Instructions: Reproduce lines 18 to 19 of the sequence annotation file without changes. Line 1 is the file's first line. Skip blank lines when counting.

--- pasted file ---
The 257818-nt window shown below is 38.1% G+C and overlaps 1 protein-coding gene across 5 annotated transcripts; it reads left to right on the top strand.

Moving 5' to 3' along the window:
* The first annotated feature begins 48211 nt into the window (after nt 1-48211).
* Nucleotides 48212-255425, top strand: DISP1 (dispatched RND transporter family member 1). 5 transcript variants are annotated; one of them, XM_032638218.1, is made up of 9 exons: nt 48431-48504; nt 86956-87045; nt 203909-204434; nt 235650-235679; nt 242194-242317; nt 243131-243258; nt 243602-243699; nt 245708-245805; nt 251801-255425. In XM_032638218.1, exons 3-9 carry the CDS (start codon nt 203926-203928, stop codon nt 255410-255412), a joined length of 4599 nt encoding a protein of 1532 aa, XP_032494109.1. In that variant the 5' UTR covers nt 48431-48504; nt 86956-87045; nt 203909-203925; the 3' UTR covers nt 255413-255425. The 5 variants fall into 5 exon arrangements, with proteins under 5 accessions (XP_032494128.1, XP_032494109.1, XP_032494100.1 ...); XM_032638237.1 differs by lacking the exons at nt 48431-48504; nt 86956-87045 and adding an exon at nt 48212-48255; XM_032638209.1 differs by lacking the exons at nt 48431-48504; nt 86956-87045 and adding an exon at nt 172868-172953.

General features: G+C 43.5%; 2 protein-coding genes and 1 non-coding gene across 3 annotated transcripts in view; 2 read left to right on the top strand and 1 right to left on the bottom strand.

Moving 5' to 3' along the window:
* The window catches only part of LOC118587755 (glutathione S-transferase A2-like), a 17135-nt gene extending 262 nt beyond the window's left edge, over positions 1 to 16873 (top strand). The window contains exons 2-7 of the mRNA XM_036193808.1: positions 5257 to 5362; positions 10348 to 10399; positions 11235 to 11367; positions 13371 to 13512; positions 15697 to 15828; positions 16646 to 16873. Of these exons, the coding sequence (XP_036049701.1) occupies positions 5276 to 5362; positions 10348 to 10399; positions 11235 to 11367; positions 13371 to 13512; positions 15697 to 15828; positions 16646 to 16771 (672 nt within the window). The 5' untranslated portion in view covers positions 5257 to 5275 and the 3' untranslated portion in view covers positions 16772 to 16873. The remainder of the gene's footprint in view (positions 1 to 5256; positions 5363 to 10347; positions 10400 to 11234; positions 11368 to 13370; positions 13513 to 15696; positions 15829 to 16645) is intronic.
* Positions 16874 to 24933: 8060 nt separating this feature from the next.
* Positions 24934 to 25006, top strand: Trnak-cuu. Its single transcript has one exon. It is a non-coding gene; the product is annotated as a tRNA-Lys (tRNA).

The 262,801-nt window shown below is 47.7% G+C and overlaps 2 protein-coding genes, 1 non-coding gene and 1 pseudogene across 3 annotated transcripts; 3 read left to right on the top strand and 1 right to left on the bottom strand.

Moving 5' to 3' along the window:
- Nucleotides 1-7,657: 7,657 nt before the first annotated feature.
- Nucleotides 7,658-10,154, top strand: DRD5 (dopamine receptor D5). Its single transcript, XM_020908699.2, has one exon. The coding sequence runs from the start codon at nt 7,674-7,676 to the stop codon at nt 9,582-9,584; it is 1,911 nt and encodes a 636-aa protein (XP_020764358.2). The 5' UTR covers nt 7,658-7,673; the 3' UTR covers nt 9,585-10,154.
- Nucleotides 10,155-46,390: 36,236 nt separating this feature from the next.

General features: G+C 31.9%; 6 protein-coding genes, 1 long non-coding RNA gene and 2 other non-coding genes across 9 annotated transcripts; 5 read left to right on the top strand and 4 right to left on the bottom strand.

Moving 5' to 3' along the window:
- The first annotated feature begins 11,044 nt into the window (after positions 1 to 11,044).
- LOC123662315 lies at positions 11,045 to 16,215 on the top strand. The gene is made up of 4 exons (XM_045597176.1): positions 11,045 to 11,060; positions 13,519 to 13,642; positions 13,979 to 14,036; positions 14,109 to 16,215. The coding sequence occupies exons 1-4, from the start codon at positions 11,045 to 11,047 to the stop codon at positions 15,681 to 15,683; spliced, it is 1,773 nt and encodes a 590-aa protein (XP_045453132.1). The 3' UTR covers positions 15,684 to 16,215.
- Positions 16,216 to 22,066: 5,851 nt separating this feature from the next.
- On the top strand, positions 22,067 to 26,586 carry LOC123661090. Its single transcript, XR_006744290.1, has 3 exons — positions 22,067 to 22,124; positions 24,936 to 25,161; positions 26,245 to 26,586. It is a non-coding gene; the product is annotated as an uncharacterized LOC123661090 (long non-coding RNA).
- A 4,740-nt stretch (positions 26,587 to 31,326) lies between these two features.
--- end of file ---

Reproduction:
- LOC123662315 lies at positions 11,045 to 16,215 on the top strand. The gene is made up of 4 exons (XM_045597176.1): positions 11,045 to 11,060; positions 13,519 to 13,642; positions 13,979 to 14,036; positions 14,109 to 16,215. The coding sequence occupies exons 1-4, from the start codon at positions 11,045 to 11,047 to the stop codon at positions 15,681 to 15,683; spliced, it is 1,773 nt and encodes a 590-aa protein (XP_045453132.1). The 3' UTR covers positions 15,684 to 16,215.
- Positions 16,216 to 22,066: 5,851 nt separating this feature from the next.